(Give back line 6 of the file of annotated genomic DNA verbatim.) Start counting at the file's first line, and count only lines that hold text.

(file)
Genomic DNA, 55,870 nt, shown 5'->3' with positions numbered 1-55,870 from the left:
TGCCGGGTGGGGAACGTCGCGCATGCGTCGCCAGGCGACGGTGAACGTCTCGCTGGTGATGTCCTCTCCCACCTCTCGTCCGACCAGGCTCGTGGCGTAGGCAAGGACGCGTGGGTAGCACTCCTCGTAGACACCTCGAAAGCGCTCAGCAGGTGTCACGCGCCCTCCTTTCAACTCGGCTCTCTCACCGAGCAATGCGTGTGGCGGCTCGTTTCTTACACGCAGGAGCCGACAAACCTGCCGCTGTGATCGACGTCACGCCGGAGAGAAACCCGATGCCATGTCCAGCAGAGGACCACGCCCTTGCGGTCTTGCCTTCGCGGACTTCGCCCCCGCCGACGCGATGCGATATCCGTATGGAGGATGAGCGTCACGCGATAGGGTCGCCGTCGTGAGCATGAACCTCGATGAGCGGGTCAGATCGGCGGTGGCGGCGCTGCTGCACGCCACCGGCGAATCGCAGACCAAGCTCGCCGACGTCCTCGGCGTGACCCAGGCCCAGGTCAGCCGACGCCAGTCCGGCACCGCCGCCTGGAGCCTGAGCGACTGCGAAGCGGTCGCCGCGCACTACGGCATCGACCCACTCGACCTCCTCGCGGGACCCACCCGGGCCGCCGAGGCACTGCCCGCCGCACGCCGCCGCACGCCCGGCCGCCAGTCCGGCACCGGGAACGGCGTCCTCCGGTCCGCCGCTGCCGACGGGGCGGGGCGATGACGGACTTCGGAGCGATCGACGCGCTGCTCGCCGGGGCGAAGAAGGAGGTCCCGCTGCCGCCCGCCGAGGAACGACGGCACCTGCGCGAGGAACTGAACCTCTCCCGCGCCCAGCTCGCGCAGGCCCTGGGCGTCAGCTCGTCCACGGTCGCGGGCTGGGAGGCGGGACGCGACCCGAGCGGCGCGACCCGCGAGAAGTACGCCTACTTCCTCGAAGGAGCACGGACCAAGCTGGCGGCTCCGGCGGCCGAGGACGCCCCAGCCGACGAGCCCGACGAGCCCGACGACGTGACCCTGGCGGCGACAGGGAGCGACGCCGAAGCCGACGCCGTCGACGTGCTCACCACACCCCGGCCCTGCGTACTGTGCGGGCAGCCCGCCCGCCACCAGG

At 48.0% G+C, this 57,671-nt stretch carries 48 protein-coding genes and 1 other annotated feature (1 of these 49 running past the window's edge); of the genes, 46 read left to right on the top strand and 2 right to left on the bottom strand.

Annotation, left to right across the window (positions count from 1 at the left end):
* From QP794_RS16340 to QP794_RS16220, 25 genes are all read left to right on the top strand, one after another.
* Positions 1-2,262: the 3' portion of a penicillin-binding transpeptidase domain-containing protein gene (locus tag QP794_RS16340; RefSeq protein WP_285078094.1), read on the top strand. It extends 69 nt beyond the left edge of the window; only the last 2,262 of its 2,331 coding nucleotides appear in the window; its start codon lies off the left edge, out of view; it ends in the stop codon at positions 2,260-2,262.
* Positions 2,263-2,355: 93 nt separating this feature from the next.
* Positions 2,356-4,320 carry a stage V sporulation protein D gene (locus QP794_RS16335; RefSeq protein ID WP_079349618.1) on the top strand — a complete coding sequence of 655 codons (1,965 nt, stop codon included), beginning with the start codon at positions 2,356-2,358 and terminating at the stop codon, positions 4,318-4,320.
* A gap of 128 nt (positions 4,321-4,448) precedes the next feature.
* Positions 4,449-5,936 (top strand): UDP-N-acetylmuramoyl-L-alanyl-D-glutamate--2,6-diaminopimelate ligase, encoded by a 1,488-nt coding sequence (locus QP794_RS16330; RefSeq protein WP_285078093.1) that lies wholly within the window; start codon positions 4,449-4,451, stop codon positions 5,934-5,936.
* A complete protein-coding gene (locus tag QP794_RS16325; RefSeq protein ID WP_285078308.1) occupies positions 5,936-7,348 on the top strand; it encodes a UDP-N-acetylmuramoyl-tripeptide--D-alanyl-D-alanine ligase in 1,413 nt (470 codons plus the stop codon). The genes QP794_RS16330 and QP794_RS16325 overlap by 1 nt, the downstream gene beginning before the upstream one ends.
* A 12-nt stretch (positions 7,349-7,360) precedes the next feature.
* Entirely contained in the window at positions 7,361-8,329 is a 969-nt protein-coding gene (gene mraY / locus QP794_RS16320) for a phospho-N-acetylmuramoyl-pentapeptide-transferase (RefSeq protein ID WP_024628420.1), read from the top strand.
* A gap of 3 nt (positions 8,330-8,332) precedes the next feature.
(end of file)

* Positions 1-2,262: the 3' portion of a penicillin-binding transpeptidase domain-containing protein gene (locus tag QP794_RS16340; RefSeq protein WP_285078094.1), read on the top strand. It extends 69 nt beyond the left edge of the window; only the last 2,262 of its 2,331 coding nucleotides appear in the window; its start codon lies off the left edge, out of view; it ends in the stop codon at positions 2,260-2,262.